|We now have a local history museum in Mansfield representing the area
in and near Mansfield including Sullivan, Rutland, Covington and more
Visit the History Center on Main Street at 83 North Main Street. We also have a locaton at 61 North Main Street.
Regular hours are noon to 3 T, W Th or by appointment.
by George A. Retan, Ph.D.
Pictures Collected by Chester P. Bailey
Published by The Council of Mansfield Borough 1956
Copyright Mansfield Advertiser 1957
Reprinted on Tri-Counties Site by permission of Chester P. Bailey, former owner of Mansfield Advertiser
One of the most important measures passed by the Council in this decade was that of Dec. 24, 1906, in which it was agreed that the Borough would pay 25% of the cost of laying cement sidewalks on private lots if the walks were built according to the specifications set forth in the ordinance. Provision was made for inspection. As a result of this far-sighted ordinance, sidewalk building went on very rapidly for several years, especially in 1910 when many crosswalks were also laid by the Borough. Curbs were built on N. Main to Sherwood and gutters on S. Main from the square to near Normal Avenue. The staples in the curbing for hitching horses were ordered removed in 1903.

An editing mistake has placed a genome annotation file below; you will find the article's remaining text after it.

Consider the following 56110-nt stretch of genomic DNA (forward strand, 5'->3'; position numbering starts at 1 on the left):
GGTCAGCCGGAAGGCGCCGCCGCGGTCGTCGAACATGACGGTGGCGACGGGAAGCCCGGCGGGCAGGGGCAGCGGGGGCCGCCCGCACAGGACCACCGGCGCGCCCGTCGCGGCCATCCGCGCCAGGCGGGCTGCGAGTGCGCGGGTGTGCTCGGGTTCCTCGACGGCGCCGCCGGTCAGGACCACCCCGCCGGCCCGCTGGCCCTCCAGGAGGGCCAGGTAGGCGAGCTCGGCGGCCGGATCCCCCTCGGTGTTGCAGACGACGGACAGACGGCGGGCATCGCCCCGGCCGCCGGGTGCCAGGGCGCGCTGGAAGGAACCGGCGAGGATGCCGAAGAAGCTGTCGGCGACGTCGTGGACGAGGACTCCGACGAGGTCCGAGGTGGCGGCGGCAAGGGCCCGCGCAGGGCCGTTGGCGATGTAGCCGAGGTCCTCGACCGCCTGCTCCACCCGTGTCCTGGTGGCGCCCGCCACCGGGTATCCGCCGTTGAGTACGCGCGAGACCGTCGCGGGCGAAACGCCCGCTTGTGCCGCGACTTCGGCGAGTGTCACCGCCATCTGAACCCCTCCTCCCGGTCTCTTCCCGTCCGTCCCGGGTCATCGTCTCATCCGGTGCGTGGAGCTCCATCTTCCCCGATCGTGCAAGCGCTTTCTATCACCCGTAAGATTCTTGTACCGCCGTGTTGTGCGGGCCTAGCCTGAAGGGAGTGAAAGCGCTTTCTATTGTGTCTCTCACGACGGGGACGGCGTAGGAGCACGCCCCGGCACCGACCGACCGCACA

In 1909 an ordinance was passed legalizing the names of the streets of the Borough. The only changes, or new streets from those previously opened were: Novelty Place, Main Street to the electric plant; Decker Street, N. Main to the foot of Pickle Hill; Coles Street, formerly N. Sullivan Street; Corey Street, N. Main to the condensary; Clinton Street to be opened to Fourth Street, and numbers four to eight given to streets that had been called by various names over the years, such as Elm, Lincoln Avenue, J. S. Hoard was authorized to number the houses and lots on the streets and these numbers were to be official. Leach Alley, from W. Wellsboro, back of the Shepard Store, 90 feet north, and then west to Sassafras Alley was laid out.